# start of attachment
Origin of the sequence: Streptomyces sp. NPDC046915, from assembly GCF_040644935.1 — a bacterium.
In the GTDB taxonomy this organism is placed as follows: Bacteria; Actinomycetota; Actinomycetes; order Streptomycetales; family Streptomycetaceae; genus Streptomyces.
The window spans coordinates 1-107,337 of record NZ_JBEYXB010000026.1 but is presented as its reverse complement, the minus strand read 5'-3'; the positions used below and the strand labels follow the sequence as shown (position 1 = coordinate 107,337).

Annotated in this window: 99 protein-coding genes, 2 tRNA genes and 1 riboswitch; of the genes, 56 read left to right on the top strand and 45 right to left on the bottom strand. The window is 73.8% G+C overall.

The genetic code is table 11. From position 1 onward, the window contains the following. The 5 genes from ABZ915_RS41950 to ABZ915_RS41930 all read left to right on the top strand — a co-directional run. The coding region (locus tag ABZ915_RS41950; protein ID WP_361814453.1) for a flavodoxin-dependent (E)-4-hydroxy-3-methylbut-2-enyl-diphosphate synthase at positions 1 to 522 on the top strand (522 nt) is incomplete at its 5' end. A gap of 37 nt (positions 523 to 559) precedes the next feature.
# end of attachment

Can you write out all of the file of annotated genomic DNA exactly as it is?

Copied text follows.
Origin of the sequence: Streptomyces sp. NPDC046915, from assembly GCF_040644935.1 — a bacterium.
In the GTDB taxonomy this organism is placed as follows: Bacteria; Actinomycetota; Actinomycetes; order Streptomycetales; family Streptomycetaceae; genus Streptomyces.
The window spans coordinates 1-107,337 of record NZ_JBEYXB010000026.1 but is presented as its reverse complement, the minus strand read 5'-3'; the positions used below and the strand labels follow the sequence as shown (position 1 = coordinate 107,337).

Annotated in this window: 99 protein-coding genes, 2 tRNA genes and 1 riboswitch; of the genes, 56 read left to right on the top strand and 45 right to left on the bottom strand. The window is 73.8% G+C overall.

The genetic code is table 11. From position 1 onward, the window contains the following. The 5 genes from ABZ915_RS41950 to ABZ915_RS41930 all read left to right on the top strand — a co-directional run. The coding region (locus tag ABZ915_RS41950; protein ID WP_361814453.1) for a flavodoxin-dependent (E)-4-hydroxy-3-methylbut-2-enyl-diphosphate synthase at positions 1 to 522 on the top strand (522 nt) is incomplete at its 5' end. A gap of 37 nt (positions 523 to 559) precedes the next feature.